As an entrepreneur and software engineer, Flutterwave CEO Olugbenga “GB” Agboola had a unique glimpse into the complexities of conducting business and enabling digital payments across Africa’s 54 nations.

After prior roles at major financial players like PayPal, Google, and banking giants operating across the continent, Agboola intimately understood the inefficiencies caused by a lack of integrated payment infrastructure.

“I worked for a bank that was everywhere across the continent – the largest by footprint in Africa,” recalls the Flutterwave CEO.  “Yet we couldn’t help customers expand and scale their businesses due to regulatory barriers, technology gaps, and lack of agility.”

Agboola cites examples like companies needing more time to quickly pay employee salaries in another country despite having banking operations in both markets.  Transfers were being routed through the U.S. or Europe unnecessarily.

“If you get on a plane from Lagos to Ghana, you get there faster than a money transfer,” Agboola says.  “You might as well take the money in a bag.”

These fundamental challenges inspired the founding of Flutterwave in 2016 as a solution to unify Africa’s fragmented payment methods into a seamless ecosystem.

“There was a need for a third-party player to sit in the middle of all the banks, talk to them, and provide complementary services to make payments simple for a small margin,” explains the CEO.

After launching its platform to integrate payment types like mobile money and bank transfers within countries, Flutterwave quickly expanded to enable real-time cross-border transactions.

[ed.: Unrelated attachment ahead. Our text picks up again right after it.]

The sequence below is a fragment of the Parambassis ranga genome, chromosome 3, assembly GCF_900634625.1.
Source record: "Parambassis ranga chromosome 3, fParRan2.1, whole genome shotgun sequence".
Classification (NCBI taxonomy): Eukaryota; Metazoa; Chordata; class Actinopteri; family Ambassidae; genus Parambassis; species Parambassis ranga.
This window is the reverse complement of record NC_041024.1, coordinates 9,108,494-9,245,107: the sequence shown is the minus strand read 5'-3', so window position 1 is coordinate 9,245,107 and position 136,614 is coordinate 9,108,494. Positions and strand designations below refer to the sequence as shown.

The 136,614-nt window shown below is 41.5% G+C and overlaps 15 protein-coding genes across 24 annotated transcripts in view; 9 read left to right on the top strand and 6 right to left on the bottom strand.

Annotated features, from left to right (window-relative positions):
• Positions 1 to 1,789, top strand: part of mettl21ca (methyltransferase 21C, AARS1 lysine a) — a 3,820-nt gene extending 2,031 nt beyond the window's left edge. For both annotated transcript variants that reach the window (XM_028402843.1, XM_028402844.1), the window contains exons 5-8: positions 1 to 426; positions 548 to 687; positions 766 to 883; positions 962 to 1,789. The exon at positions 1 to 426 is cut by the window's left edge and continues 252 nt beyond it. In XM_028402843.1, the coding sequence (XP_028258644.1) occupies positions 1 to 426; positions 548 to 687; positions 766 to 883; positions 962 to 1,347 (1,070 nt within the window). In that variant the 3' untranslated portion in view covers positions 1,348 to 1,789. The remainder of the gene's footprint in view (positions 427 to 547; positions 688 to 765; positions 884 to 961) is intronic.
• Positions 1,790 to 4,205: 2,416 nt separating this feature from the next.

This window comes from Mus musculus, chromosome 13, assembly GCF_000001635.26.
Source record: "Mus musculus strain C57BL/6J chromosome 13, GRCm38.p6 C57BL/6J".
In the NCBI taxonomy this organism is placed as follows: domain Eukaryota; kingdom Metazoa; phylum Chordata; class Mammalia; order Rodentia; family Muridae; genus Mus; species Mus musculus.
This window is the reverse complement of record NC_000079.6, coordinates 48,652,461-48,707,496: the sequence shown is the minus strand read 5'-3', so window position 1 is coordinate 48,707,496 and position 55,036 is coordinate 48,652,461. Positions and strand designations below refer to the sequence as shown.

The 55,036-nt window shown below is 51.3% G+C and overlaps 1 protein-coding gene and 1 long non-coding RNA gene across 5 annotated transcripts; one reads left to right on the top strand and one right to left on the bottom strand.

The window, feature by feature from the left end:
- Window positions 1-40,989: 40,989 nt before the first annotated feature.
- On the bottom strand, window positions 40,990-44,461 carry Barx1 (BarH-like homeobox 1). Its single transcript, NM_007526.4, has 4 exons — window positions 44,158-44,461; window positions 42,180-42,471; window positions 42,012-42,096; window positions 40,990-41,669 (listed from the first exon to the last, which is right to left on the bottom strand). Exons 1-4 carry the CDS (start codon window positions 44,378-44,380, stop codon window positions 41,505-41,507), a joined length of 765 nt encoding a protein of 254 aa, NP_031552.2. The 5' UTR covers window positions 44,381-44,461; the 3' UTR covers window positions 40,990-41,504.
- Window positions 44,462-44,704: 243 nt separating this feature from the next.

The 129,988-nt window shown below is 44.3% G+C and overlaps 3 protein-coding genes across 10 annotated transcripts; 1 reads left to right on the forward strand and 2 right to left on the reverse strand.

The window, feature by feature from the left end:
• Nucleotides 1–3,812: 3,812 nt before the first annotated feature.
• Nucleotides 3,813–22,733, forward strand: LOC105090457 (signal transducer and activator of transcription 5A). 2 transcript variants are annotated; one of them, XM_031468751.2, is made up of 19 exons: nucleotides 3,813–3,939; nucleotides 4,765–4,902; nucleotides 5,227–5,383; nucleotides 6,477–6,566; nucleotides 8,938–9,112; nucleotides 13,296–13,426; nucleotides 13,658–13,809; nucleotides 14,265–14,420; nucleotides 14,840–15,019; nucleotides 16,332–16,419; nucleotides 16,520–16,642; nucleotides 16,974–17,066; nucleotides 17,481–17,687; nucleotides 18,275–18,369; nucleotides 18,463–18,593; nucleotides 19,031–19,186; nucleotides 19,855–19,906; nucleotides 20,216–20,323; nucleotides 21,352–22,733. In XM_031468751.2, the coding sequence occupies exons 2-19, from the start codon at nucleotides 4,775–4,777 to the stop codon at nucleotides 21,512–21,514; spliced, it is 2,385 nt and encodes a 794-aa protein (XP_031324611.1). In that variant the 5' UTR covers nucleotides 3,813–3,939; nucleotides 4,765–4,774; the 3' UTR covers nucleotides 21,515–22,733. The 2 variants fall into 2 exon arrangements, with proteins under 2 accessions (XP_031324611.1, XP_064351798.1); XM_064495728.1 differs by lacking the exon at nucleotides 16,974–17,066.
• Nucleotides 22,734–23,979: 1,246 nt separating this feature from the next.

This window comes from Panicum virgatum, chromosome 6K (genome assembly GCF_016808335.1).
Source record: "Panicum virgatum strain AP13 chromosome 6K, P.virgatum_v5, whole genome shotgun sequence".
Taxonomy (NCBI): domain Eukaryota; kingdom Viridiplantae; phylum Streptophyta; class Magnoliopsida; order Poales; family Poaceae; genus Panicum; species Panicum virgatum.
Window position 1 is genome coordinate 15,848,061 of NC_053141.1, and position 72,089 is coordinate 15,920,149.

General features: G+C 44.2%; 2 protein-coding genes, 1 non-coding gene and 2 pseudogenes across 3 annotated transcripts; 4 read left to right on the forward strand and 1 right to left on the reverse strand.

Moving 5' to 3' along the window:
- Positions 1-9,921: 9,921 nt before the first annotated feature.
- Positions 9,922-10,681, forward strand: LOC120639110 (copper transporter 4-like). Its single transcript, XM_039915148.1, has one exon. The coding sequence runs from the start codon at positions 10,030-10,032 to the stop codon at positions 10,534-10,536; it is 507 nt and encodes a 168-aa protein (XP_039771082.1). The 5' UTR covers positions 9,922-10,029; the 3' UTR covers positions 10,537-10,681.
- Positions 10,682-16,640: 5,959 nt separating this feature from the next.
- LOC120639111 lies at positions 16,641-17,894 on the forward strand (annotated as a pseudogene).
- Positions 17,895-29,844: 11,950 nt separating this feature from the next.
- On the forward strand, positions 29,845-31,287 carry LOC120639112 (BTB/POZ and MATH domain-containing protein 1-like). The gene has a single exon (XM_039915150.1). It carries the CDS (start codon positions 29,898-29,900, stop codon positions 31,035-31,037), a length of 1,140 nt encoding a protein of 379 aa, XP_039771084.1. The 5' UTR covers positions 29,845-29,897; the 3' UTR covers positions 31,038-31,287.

The fintech’s ability to build Pan-African payment rails catalyzed e-commerce and opened new markets.  As Agboola describes it, “If you’re a small merchant in Johannesburg trying to sell to somebody in Nigeria, the only previous option was a slow wire transfer…With Flutterwave, we indicate the payment is trusted so the merchant can release goods instantly.”

By meeting consumers where they are instead of forcing new behaviors, Flutterwave generated critical user adoption.  The company adopted a localization strategy of “giving people the payment method they’re very comfortable with within their market.”

Flutterwave has continued rapid expansion from its enterprise roots to servicing smaller merchants and consumers and enabling crowdfunding platforms that provide loans to underserved groups.

“We are an enabler,” says Agboola. “We may not go directly to help reduce poverty, but we enable businesses that do through our payment infrastructure.”

Now valued at over $3 billion, the fintech is focused on building more digital payment rails to spur entrepreneurship and economic opportunity across Africa’s burgeoning markets.

“There is still a huge population unbanked on the continent,” notes the CEO.  “It will be an explosive phase for business growth here over the next decade.  Our goal is to provide that foundational infrastructure to harness these opportunities.”

Under Agboola’s vision, Flutterwave aims to power a new generation of Pan-African companies and individual entrepreneurs by removing fundamental payment barriers.  The fintech continues launching new products and partnerships to create an integrated financial ecosystem suited to Africa’s needs.